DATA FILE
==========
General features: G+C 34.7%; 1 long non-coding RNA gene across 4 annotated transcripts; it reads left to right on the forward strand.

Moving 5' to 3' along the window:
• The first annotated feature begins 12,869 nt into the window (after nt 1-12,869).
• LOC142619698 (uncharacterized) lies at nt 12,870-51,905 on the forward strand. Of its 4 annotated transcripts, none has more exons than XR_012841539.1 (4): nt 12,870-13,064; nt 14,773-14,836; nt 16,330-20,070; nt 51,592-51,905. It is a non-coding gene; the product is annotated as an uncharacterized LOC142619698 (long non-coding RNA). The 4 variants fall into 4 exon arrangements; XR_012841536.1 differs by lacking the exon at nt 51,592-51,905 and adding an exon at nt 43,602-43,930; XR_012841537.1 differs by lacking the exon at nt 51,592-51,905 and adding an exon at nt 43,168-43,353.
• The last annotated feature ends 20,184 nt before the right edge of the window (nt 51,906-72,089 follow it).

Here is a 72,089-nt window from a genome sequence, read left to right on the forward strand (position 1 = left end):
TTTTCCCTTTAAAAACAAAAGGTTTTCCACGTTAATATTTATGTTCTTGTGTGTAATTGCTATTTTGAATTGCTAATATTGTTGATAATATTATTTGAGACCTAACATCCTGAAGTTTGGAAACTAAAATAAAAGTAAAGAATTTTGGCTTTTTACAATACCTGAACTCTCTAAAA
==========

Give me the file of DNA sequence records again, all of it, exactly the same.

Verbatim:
General features: G+C 34.7%; 1 long non-coding RNA gene across 4 annotated transcripts; it reads left to right on the forward strand.

Moving 5' to 3' along the window:
• The first annotated feature begins 12,869 nt into the window (after nt 1-12,869).
• LOC142619698 (uncharacterized) lies at nt 12,870-51,905 on the forward strand. Of its 4 annotated transcripts, none has more exons than XR_012841539.1 (4): nt 12,870-13,064; nt 14,773-14,836; nt 16,330-20,070; nt 51,592-51,905. It is a non-coding gene; the product is annotated as an uncharacterized LOC142619698 (long non-coding RNA). The 4 variants fall into 4 exon arrangements; XR_012841536.1 differs by lacking the exon at nt 51,592-51,905 and adding an exon at nt 43,602-43,930; XR_012841537.1 differs by lacking the exon at nt 51,592-51,905 and adding an exon at nt 43,168-43,353.
• The last annotated feature ends 20,184 nt before the right edge of the window (nt 51,906-72,089 follow it).

Here is a 72,089-nt window from a genome sequence, read left to right on the forward strand (position 1 = left end):
TTTTCCCTTTAAAAACAAAAGGTTTTCCACGTTAATATTTATGTTCTTGTGTGTAATTGCTATTTTGAATTGCTAATATTGTTGATAATATTATTTGAGACCTAACATCCTGAAGTTTGGAAACTAAAATAAAAGTAAAGAATTTTGGCTTTTTACAATACCTGAACTCTCTAAAA